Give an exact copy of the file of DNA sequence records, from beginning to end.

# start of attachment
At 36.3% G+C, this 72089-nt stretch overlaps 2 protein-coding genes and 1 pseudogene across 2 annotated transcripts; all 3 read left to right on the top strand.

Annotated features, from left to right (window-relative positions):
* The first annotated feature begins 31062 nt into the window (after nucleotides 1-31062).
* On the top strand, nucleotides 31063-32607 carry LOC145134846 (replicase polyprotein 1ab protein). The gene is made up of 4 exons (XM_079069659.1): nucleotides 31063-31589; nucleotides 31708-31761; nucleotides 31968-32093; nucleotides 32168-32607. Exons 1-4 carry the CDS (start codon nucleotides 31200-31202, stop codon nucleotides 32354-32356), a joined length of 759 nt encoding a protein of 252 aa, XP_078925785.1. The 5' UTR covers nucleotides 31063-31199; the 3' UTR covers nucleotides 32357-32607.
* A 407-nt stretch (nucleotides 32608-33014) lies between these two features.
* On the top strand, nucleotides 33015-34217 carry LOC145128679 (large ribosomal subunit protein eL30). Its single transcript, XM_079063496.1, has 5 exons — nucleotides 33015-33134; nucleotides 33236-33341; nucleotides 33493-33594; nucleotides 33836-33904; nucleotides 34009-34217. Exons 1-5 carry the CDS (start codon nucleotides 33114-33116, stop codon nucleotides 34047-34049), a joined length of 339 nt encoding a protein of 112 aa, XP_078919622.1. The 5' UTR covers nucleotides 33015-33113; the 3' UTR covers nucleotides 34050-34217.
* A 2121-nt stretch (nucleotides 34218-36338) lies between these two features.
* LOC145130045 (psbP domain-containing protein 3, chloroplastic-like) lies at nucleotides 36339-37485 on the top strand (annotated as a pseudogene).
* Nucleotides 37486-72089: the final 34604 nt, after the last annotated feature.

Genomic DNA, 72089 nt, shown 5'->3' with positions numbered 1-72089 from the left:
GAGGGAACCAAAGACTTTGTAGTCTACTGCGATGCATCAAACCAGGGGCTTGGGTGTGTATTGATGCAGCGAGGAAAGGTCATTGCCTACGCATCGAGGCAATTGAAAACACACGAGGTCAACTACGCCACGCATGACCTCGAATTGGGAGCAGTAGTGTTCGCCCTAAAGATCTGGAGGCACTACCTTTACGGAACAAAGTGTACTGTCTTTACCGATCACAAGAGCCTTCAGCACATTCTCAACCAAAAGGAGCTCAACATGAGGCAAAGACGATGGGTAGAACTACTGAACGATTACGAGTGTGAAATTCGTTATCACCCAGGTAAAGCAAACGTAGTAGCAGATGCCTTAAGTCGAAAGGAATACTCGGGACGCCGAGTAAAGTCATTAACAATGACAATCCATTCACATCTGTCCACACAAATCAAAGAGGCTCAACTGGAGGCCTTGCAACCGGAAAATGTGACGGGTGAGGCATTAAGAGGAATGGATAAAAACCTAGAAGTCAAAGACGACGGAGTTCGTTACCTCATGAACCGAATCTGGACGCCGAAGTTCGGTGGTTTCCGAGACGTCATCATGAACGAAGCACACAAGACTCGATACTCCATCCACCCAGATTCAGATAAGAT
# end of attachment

At 36.3% G+C, this 72089-nt stretch overlaps 2 protein-coding genes and 1 pseudogene across 2 annotated transcripts; all 3 read left to right on the top strand.

Annotated features, from left to right (window-relative positions):
* The first annotated feature begins 31062 nt into the window (after nucleotides 1-31062).
* On the top strand, nucleotides 31063-32607 carry LOC145134846 (replicase polyprotein 1ab protein). The gene is made up of 4 exons (XM_079069659.1): nucleotides 31063-31589; nucleotides 31708-31761; nucleotides 31968-32093; nucleotides 32168-32607. Exons 1-4 carry the CDS (start codon nucleotides 31200-31202, stop codon nucleotides 32354-32356), a joined length of 759 nt encoding a protein of 252 aa, XP_078925785.1. The 5' UTR covers nucleotides 31063-31199; the 3' UTR covers nucleotides 32357-32607.
* A 407-nt stretch (nucleotides 32608-33014) lies between these two features.
* On the top strand, nucleotides 33015-34217 carry LOC145128679 (large ribosomal subunit protein eL30). Its single transcript, XM_079063496.1, has 5 exons — nucleotides 33015-33134; nucleotides 33236-33341; nucleotides 33493-33594; nucleotides 33836-33904; nucleotides 34009-34217. Exons 1-5 carry the CDS (start codon nucleotides 33114-33116, stop codon nucleotides 34047-34049), a joined length of 339 nt encoding a protein of 112 aa, XP_078919622.1. The 5' UTR covers nucleotides 33015-33113; the 3' UTR covers nucleotides 34050-34217.
* A 2121-nt stretch (nucleotides 34218-36338) lies between these two features.
* LOC145130045 (psbP domain-containing protein 3, chloroplastic-like) lies at nucleotides 36339-37485 on the top strand (annotated as a pseudogene).
* Nucleotides 37486-72089: the final 34604 nt, after the last annotated feature.

Genomic DNA, 72089 nt, shown 5'->3' with positions numbered 1-72089 from the left:
GAGGGAACCAAAGACTTTGTAGTCTACTGCGATGCATCAAACCAGGGGCTTGGGTGTGTATTGATGCAGCGAGGAAAGGTCATTGCCTACGCATCGAGGCAATTGAAAACACACGAGGTCAACTACGCCACGCATGACCTCGAATTGGGAGCAGTAGTGTTCGCCCTAAAGATCTGGAGGCACTACCTTTACGGAACAAAGTGTACTGTCTTTACCGATCACAAGAGCCTTCAGCACATTCTCAACCAAAAGGAGCTCAACATGAGGCAAAGACGATGGGTAGAACTACTGAACGATTACGAGTGTGAAATTCGTTATCACCCAGGTAAAGCAAACGTAGTAGCAGATGCCTTAAGTCGAAAGGAATACTCGGGACGCCGAGTAAAGTCATTAACAATGACAATCCATTCACATCTGTCCACACAAATCAAAGAGGCTCAACTGGAGGCCTTGCAACCGGAAAATGTGACGGGTGAGGCATTAAGAGGAATGGATAAAAACCTAGAAGTCAAAGACGACGGAGTTCGTTACCTCATGAACCGAATCTGGACGCCGAAGTTCGGTGGTTTCCGAGACGTCATCATGAACGAAGCACACAAGACTCGATACTCCATCCACCCAGATTCAGATAAGAT